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WEIGHTLIFTING AND FITNESS MAGAZINE

IWF adopts new statutes – Will weightlifting stay in the Olympic Program?

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After weeks of conflict, more than 90 percent of 133 nations voted in favor of a new constitution for the International Weightlifting Federation (IWF) at a congress in Doha. Weightlifters now look to the International Olympic Committee (IOC) with hopes of saving their sport from exclusion from the Olympic program.

It was probably the most important meeting in the history of weightlifting. Last Sunday, as well as Monday, IWF delegates met to approve reforms aimed at securing the future of weightlifting in the Olympic Games program.

The IOC around President Thomas Bach had made it clear that something would have to change fundamentally at the IWF for weightlifting to remain part of the Olympic program. Sarah Davies, the British chairwoman of the IWF Athletes’ Commission, called for the entire board of the International Weightlifting Federation to resign after a face-to-face meeting with Bach, otherwise, the Olympic future was doomed. Sport belongs to its athletes and not to those who govern it, he said.

IOC President Thomas Bach calls for a fundamental change in the IWF so that weightlifting is not excluded from the Olympic program. (Imago Images / Xinhua)

Davies accused individual IWF board members of being involved in state-sponsored doping ahead of the convention. But she not only criticized the board members of the “old guard,” many of them come from “doping countries,” she also called for the resignation of all members of the Executive Board: “The other members of the Executive Board must also resign for the good of the sport if the IOC demands it.”

Davies denounces IWF board

In a letter to the IWF, the IOC, and all male and female athletes, she openly denounces the board of the International Weightlifting Federation.

“Zhanat Tussupbekov, vice president of the IWF, is from Kazakhstan. Kazakhstan has been a hotbed of doping violations for years, including the very prominent case of Ilya Ilyin. Jose Quinones, also vice president, is from Peru. Peru has not been involved in doping scandals, but Mr. Quinones was banned by his own country for corruption and mismanagement. Birenda Prasad Baishya, a member of the Executive Committee, is from India. India’s number of athletes was cut at the Tokyo Olympics for doping. Maxim Agapitov, a member of the Executive Committee, is from Russia. Russia has long been a bastion of doping, including a scandal that rocked the entire sports world at the Sochi Olympics. Shakhrillo Makhmudov, a member of the Executive Committee, is from Uzbekistan, a country that, like India, competed with a smaller number of lifters in Tokyo because of doping violations.”

“This organization cannot credibly address anti-doping concerns as long as any of these individuals are on the board – or allowed to participate at all.”

Davies made clear in her letter.

Sarah Davies calls for the entire IWF board to resign.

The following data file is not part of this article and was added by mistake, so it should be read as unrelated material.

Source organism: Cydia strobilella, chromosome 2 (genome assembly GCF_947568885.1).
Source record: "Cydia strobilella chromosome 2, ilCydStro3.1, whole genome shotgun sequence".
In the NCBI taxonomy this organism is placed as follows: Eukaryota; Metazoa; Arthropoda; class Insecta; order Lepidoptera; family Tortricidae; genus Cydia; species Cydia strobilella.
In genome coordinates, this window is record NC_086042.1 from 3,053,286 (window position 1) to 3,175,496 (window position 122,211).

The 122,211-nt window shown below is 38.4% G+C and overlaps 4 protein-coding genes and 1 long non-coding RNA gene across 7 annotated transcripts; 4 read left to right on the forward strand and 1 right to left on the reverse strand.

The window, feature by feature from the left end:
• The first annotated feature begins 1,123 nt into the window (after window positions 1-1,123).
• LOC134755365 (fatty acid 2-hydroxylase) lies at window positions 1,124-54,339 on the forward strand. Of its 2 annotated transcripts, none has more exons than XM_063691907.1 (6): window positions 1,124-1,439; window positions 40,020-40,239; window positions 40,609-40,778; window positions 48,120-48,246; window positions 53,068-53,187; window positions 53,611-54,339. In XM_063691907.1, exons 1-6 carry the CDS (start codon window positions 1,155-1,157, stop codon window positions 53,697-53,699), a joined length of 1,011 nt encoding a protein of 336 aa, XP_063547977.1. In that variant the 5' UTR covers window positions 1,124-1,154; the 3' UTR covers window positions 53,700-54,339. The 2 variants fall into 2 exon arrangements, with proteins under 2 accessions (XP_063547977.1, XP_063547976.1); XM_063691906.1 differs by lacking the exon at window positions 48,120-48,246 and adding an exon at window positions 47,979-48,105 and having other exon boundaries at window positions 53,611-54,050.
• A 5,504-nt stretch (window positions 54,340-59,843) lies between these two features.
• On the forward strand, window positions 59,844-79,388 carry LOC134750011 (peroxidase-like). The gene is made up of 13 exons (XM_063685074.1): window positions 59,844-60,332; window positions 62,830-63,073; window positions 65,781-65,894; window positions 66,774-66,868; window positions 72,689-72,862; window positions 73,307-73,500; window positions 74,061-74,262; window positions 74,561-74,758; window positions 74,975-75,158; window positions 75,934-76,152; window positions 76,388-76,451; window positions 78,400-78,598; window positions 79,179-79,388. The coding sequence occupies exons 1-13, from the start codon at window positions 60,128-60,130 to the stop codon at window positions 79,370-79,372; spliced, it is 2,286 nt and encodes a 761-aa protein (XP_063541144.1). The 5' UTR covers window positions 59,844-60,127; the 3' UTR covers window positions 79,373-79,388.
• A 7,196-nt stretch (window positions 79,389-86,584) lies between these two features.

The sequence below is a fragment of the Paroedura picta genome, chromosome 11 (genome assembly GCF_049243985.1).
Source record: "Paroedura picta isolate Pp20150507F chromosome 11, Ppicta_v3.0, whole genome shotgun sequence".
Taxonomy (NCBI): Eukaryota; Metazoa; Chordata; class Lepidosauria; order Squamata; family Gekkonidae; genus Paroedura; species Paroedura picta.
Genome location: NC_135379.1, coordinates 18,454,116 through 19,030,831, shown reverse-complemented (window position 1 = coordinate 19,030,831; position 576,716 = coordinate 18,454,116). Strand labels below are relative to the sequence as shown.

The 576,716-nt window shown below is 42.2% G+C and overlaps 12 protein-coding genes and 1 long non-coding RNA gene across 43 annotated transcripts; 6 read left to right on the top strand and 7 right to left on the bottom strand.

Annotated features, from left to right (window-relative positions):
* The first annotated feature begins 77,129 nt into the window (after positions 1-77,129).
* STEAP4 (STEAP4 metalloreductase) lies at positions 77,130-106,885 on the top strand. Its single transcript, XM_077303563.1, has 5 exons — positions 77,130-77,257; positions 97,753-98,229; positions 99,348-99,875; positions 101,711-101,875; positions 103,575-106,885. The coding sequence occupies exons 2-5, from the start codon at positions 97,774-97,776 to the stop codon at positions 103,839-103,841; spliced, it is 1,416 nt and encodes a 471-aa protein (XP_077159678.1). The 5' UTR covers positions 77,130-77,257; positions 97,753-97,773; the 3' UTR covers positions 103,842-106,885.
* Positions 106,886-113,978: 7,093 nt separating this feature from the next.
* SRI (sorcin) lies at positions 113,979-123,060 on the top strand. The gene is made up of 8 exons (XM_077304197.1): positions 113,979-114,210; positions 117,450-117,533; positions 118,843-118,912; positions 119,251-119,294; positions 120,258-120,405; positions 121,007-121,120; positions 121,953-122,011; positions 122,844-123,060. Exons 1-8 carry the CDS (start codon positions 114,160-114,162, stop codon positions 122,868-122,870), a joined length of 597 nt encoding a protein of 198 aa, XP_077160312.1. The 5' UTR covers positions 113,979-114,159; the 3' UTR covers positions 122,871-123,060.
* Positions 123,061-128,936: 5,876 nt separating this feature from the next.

New statutes provide for changes

The words of warning seem to have been received. The warring factions of the IWF largely put aside their differences at a congress in Doha. The new statutes now give male and female athletes a significant say in how the sport of weightlifting is run, supports gender equality and independent oversight.

Another main topic of the Congress, on which the IOC placed a special emphasis, was the eligibility of Executive Board members. But the reform, which sought to tighten electoral criteria by imposing an age limit on candidates, failed by a single vote. However, another important change proposed by British Weightlifting (BWL) found its way into the statutes. This states that candidates who are not supported by their own national association may not be elected to the IWF’s Executive Board. This is likely to prevent, for example, British IWF Interim President Mike Irani from running for re-election.

Furthermore, male and female athletes will have three seats on the IWF board according to the new statutes; previously, they had held none. And at least 30 percent of elected positions will now be filled by women, and ethics issues will be reviewed independently of the IWF board – further steps that the IOC will welcome.

Another point in the new statutes states that national federations with a high number of doping cases may not send representatives to the board with immediate effect. On the current IWF board, seven members are from nations that have been banned or had their athlete quotas reduced for the 2020 Tokyo Olympics for multiple doping violations.

A step in the right direction

Phil Andrews, CEO of USA Weightlifting, welcomed the outcome from the Congress in Doha, calling it the “biggest step in the history of the sport.” He continued, “Our community has adopted a constitution that includes leading athlete representation, gender equality, and exceptionally strict anti-doping criteria and external eligibility controls. Now we need to recover as a community and focus on the way forward – the way to Paris 2024.”

The IOC Executive Board, which has the power to exclude weightlifting from the Paris 2024 Games, meets in a week on Wednesday, Sept. 8 – nine days after the IWF Congress in Doha, Qatar. It remains to be seen if the new constitution will be enough to secure the Olympic future of weightlifting, as a date for the IWF elective congress has not yet been set. However, it will probably take place in the last weeks of this year.

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